The Edmonton man who shot and killed three armoured guards and critically injured another last June was sentenced to life in prison with no chance of parole for 40 years on Wednesday.
Travis Baumgartner, 22, is the first Canadian to ever receive this long of a sentence.
In sentencing, Justice John Rooke used a federal law passed in 2011 that allows consecutive parole terms in cases involving multiple murders. This case applies.
Baumgartner pleaded guilty in court in Alberta on Monday.
He shot four of his co-workers who were putting cash into an ATM machine at the University of Alberta in Edmonton on June 15, 2012. He was arrested two days later, trying to cross the border at Aldergrove.
Baumgartner was initially charged with three counts of first degree murder, one count of attempted murder and four counts of robbery with a firearm. He pleaded guilty to one count of first degree murder, two counts of second degree murder and one count of attempted murder.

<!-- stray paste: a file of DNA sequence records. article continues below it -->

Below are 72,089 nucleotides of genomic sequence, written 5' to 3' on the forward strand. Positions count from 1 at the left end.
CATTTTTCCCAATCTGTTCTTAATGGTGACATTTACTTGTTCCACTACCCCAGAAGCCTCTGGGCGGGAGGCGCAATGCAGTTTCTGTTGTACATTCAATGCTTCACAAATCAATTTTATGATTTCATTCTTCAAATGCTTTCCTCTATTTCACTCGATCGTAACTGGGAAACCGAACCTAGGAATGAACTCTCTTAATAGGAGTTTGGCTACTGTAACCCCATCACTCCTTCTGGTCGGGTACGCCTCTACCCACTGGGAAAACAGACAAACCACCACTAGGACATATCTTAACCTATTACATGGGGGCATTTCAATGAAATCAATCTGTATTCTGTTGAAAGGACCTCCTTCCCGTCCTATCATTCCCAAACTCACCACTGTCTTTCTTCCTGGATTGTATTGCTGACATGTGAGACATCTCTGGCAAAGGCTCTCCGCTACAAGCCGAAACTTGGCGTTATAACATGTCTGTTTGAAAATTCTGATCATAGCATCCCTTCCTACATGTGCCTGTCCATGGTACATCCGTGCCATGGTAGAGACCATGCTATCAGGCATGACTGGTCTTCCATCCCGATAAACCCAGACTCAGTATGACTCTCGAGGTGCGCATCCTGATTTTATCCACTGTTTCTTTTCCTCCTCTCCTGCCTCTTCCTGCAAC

An intensive manhunt was underway in Edmonton after the shootings. Police announced that he was the prime suspect in the murders.
The murders took place early on a Friday morning, and Baumgartner drove to B.C. and was arrested on Saturday evening after attempting to cross the border into the U.S. at the Aldergrove/Lynden crossing.
He was initially taken into custody by Langley RCMP, before being moved to Alberta. Edmonton Police arrived in Langley to do a thorough search of Baumgartner’s truck and to interview him.
Baumgartner apparently had $330,000 cash with him when he was arrested.
U.S. Customs and Border Protection were alerted to Baumgartner when the licence plate reader found that the plate on his truck, which was his mother’s plate, didn’t match the truck ownership.